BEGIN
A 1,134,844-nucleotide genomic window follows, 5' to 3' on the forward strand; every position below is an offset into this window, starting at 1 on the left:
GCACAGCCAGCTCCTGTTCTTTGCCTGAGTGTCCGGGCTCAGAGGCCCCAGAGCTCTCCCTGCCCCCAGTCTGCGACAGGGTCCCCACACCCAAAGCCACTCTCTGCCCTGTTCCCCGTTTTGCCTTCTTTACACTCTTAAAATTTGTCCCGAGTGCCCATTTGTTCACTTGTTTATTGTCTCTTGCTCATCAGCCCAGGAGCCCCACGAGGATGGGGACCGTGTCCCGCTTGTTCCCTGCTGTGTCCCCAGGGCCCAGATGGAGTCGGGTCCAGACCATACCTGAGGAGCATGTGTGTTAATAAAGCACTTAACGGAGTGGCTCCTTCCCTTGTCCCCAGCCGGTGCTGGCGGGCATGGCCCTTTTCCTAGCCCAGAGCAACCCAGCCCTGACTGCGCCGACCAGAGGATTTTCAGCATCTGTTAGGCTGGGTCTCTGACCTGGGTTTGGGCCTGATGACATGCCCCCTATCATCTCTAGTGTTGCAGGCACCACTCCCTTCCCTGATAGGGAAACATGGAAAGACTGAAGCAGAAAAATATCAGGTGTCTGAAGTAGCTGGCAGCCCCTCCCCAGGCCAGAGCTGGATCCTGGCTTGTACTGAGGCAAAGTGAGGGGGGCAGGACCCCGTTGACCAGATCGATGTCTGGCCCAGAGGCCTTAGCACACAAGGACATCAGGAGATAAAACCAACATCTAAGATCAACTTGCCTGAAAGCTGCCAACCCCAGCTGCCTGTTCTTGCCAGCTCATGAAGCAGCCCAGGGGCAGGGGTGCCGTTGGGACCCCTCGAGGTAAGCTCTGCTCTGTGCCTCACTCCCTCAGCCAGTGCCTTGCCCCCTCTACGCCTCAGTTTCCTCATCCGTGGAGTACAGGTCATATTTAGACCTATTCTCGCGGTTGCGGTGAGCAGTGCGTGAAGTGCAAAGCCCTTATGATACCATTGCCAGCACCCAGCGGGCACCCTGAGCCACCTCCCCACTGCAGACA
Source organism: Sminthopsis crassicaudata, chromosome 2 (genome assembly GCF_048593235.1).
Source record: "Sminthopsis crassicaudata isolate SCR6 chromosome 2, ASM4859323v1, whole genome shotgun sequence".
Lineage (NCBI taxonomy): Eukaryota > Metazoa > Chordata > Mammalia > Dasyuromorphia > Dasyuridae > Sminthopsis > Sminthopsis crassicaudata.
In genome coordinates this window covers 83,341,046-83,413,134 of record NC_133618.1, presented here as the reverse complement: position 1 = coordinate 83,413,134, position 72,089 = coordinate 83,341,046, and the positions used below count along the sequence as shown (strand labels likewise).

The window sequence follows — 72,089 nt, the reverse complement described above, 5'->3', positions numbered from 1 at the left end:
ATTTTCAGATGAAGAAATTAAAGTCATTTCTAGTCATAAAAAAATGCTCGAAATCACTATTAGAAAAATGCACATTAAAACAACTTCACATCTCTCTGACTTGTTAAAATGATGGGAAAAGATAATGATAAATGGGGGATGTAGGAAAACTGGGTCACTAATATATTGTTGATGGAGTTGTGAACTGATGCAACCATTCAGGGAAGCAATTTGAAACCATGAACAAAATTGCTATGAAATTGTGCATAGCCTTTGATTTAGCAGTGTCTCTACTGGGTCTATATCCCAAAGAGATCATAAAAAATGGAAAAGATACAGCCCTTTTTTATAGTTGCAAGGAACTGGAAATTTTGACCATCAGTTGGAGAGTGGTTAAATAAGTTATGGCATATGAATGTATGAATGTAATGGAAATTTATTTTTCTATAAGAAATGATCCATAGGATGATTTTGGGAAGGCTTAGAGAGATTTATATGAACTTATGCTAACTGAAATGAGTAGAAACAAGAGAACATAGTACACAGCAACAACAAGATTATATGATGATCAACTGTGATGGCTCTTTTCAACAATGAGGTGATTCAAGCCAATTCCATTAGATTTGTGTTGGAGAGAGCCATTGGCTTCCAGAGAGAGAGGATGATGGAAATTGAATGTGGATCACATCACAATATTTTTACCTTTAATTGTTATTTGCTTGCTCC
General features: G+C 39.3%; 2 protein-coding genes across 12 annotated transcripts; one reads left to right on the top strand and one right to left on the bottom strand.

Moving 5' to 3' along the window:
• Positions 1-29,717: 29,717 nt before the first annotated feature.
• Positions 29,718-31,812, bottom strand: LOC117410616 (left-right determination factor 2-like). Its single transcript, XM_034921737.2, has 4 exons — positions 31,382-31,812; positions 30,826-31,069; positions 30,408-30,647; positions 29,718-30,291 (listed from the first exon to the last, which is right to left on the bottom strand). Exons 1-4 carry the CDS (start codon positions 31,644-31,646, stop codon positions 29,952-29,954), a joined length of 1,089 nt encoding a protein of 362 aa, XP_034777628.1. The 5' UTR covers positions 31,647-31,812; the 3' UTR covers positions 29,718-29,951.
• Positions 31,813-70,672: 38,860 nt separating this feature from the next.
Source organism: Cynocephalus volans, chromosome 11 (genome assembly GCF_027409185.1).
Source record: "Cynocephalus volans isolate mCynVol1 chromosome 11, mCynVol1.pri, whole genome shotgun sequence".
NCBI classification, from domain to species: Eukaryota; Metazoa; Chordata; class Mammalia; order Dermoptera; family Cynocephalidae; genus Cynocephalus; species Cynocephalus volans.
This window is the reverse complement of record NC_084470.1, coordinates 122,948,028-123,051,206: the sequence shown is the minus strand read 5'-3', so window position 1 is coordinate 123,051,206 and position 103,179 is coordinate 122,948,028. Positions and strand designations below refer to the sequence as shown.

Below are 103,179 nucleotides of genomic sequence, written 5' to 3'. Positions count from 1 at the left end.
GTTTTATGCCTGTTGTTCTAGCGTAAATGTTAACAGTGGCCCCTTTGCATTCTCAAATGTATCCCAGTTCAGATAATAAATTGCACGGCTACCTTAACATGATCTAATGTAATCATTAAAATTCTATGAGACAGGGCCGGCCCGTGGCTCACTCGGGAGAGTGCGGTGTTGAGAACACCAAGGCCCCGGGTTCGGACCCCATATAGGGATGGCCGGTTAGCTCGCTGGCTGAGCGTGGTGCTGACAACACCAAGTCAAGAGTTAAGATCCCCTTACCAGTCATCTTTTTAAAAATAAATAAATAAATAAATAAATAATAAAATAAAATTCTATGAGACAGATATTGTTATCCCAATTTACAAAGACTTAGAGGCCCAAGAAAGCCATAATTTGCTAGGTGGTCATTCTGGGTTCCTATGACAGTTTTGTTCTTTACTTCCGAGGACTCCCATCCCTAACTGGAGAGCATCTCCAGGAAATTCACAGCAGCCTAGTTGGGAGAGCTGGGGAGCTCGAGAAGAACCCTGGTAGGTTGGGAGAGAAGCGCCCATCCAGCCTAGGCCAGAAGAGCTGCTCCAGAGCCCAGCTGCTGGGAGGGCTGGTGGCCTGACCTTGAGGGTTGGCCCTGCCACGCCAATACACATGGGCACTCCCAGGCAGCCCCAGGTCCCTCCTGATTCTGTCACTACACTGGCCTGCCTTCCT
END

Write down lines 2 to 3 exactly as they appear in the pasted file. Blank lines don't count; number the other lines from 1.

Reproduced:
GCACAGCCAGCTCCTGTTCTTTGCCTGAGTGTCCGGGCTCAGAGGCCCCAGAGCTCTCCCTGCCCCCAGTCTGCGACAGGGTCCCCACACCCAAAGCCACTCTCTGCCCTGTTCCCCGTTTTGCCTTCTTTACACTCTTAAAATTTGTCCCGAGTGCCCATTTGTTCACTTGTTTATTGTCTCTTGCTCATCAGCCCAGGAGCCCCACGAGGATGGGGACCGTGTCCCGCTTGTTCCCTGCTGTGTCCCCAGGGCCCAGATGGAGTCGGGTCCAGACCATACCTGAGGAGCATGTGTGTTAATAAAGCACTTAACGGAGTGGCTCCTTCCCTTGTCCCCAGCCGGTGCTGGCGGGCATGGCCCTTTTCCTAGCCCAGAGCAACCCAGCCCTGACTGCGCCGACCAGAGGATTTTCAGCATCTGTTAGGCTGGGTCTCTGACCTGGGTTTGGGCCTGATGACATGCCCCCTATCATCTCTAGTGTTGCAGGCACCACTCCCTTCCCTGATAGGGAAACATGGAAAGACTGAAGCAGAAAAATATCAGGTGTCTGAAGTAGCTGGCAGCCCCTCCCCAGGCCAGAGCTGGATCCTGGCTTGTACTGAGGCAAAGTGAGGGGGGCAGGACCCCGTTGACCAGATCGATGTCTGGCCCAGAGGCCTTAGCACACAAGGACATCAGGAGATAAAACCAACATCTAAGATCAACTTGCCTGAAAGCTGCCAACCCCAGCTGCCTGTTCTTGCCAGCTCATGAAGCAGCCCAGGGGCAGGGGTGCCGTTGGGACCCCTCGAGGTAAGCTCTGCTCTGTGCCTCACTCCCTCAGCCAGTGCCTTGCCCCCTCTACGCCTCAGTTTCCTCATCCGTGGAGTACAGGTCATATTTAGACCTATTCTCGCGGTTGCGGTGAGCAGTGCGTGAAGTGCAAAGCCCTTATGATACCATTGCCAGCACCCAGCGGGCACCCTGAGCCACCTCCCCACTGCAGACA
Source organism: Sminthopsis crassicaudata, chromosome 2 (genome assembly GCF_048593235.1).